Foreign trade inequality emerged early on as a hot-button issue among the nine Republican presidential hopefuls squaring off on Tuesday.
U.S. Congressman Duncan Hunter addressed the trade imbalance issue and said he would pass a bill that would bring overseas manufacturing jobs back to the United States.
"What is missing from this economy is 1.4 million jobs that have moved to China," said Hunter.
Congressman Ron Paul of Texas said America must start living within its means if it wants a healthier trade position.
"Right now we owe foreigners $2.7 trillion," said Paul. "No wonder they have money to come back here and buy stuff up and then we object."
"We can't maintain a reserve currency where our greatest export today are paper dollars," he added.
The debate -- sponsored by CNBC, MSNBC and The Wall Street Journal -- was marked by hearty but generally cordial disagreement on such issues as recession, taxes and the health of the middle class.
Meanwhile, former Sen. Fred Thompson said there's no reason to think the economy is headed for a recession but warned about profligate spending threatening future growth.
"I think there are pockets of the economy that are having difficulty," said Thompson, responding to word that polls show Americans are worried about the economy. "But you always find them in a dynamic, vibrant economy."
Tuesday's debate -- occurring at a time when there's growing concern that the six-year old U.S. economic expansion is on its last legs -- is the first Republican presidential debate of the 2008 campaign to focus solely on economic issues.
Rudolph Giuliani, former mayor of of New York, said the president needs to work off of economic fundamentals -- keep taxes low, moderate regulatory policy and reign in spending.
"The market is a wonderful thing, a free market is one of our greatest assets," he said.
"Wealth creates wealth, " said Sen. John McCain, adding that the problem is the U.S. is losing industrial jobs and government spending is out of control. McCain singled out pork-barrel spending and S-CHIP, the federal-state program to provide health care to low-income children.
With nine candidates and a wealth of subjects, the debate moved faster than most. Here are some highlights of where candidates stand on the issues.
Senator McCain said the U.S. should reform the tax code, calling it "completely broken" and indecipherable by most Americans.
"Should we reform our tax code, which is completely broken, which no one understands, no living American understands?" asked McCain. "Absolutely, we should fix our tax code and we should fix it immediately. And we should have Congress either vote up or down on a freer, fairer, simpler tax code, I believe that Americans deserve that."
Sen. Thompson pointed out that America has the second highest corporate tax rate in the world.
Sen. Sam Brownback of Kansas said "clearly the last thing we need to do in this country is to raise taxes. We're taxed to the max."
Rep. Tom Tancredo and Brownback both pledged not to raise taxes. "The thing that pushes spending at the federal level is mandatory spending," he said, singling our Social Security and Medicare. "If you want to control federal spending you must look at Social Security and Medicare. And it’s a dicey game."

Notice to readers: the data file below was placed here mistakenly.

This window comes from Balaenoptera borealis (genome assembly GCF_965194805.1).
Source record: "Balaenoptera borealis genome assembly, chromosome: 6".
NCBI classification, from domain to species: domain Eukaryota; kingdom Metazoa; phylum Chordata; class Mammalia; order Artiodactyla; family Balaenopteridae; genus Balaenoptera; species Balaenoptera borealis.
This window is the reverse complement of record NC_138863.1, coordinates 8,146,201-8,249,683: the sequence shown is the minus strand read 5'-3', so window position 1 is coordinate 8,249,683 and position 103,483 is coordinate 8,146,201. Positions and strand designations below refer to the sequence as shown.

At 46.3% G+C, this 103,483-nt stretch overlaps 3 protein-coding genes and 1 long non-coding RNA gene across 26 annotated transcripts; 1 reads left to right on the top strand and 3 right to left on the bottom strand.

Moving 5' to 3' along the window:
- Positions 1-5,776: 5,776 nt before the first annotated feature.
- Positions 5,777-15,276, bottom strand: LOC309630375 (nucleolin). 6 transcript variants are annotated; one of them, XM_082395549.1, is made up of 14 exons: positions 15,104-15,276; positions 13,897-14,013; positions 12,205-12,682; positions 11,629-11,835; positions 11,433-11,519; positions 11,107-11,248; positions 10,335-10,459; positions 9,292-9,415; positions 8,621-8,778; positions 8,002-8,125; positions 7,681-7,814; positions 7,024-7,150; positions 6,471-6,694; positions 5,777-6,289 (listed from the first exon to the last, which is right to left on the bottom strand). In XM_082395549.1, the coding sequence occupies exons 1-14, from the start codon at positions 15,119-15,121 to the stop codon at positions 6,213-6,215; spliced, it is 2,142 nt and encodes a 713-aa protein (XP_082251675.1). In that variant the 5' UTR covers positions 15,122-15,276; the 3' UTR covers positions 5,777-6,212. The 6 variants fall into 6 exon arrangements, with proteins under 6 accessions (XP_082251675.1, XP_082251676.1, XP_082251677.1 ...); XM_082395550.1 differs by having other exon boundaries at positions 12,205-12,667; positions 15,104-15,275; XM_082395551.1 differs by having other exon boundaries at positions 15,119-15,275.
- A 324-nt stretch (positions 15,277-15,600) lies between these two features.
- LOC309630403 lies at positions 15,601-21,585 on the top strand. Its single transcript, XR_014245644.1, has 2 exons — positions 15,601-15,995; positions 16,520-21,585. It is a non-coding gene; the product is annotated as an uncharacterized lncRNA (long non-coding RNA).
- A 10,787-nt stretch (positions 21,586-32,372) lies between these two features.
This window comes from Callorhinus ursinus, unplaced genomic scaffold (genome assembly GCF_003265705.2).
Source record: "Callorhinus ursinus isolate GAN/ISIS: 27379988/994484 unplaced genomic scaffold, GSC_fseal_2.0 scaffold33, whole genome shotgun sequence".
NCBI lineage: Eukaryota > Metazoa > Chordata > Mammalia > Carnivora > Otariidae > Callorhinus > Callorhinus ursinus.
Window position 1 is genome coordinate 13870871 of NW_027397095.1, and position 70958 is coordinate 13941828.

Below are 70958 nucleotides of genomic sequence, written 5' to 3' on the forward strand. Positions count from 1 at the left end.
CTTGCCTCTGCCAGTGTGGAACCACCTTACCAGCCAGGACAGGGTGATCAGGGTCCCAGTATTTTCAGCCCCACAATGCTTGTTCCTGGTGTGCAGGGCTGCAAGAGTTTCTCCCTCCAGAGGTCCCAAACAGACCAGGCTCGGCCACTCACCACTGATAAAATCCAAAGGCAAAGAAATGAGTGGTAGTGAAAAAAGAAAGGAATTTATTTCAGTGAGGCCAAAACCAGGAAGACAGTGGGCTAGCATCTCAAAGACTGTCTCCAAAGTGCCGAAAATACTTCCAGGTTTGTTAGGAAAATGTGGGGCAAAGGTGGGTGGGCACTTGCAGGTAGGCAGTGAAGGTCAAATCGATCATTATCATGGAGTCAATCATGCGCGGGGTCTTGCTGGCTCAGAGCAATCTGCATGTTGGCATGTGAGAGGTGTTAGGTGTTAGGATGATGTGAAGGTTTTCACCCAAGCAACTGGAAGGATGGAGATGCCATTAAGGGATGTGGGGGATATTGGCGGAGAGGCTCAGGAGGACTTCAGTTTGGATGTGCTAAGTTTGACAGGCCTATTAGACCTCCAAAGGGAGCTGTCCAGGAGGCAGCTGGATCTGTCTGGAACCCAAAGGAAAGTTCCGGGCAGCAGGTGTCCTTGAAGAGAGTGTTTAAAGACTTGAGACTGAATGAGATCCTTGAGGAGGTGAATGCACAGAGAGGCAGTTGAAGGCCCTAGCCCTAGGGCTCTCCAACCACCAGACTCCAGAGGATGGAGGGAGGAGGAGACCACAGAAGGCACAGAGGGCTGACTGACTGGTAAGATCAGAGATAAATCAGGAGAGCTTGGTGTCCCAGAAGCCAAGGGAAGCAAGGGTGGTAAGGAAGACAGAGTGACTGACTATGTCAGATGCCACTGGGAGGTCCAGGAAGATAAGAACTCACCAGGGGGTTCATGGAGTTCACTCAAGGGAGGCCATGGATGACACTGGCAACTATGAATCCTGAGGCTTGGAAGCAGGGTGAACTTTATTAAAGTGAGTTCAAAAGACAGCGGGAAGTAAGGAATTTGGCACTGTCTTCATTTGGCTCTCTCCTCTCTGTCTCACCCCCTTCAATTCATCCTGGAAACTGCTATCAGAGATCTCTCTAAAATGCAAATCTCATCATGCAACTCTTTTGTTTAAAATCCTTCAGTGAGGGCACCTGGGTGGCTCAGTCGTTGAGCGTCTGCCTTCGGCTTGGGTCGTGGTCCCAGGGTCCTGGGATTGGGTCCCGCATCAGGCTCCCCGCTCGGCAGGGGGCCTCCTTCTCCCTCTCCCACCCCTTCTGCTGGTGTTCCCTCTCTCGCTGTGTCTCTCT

Giuliani and Mitt Romney, former governor of Massachusetts, engaged in a heated debate on taxes and spending.
Giuliani, who leads Republicans in national polls, said he cut taxes 17 percent when he was mayor of New York, while Romney let them rise by 11 percent in Massachusetts.
Romney responded by saying "It's baloney. Mayor, you've got to check your facts. I did not increase taxes in Massachusetts. I lowered taxes."
In response to how America will become less dependent on foreign oil and consumption, Giuliani said we need to utilize alternative forms of energy.
"(The United States) must use options including nuclear, hydroelectric power, solar power, wind power, and we must support it in positive way and treat this as putting man on the moon, it's a question of national security."
Giuliani added that rising geopolitical tension with Iran and other countries would be less of an issue if America was more energy efficient.
Gov. Huckabee said it was in the nation's best interest to not only become energy independent, but to get it done within a decade.
"If we don't say we will do this within a decade we will never get there. We need to approach it the same way that a car does at the NASCAR pit stop," Huckabee said. "But instead of running it like NASCAR, we have been running at like a station wagon and letting goober take care of it under a shade tree."
"We have to come to a place where everything is on the table: nuclear, biofuels, wind, solar; anything they think this country can produce," said Huckabee.
A number of candidates said mandates on Social Security and Medicare were to blame for spiraling government spending.
"We're going to have to fix Social Security," said Sen. McCain. "The problem is that the American people no longer have faith that we're going to fix the issues they face. We have to fix these programs, but first we have to go to the American people with clean hands."
"We're spending the money of future generations, and those yet to be born," said Thompson. "Everyone knows that we have to address that, and it's the fundamental and foremost challenge, I think, facing our country economically."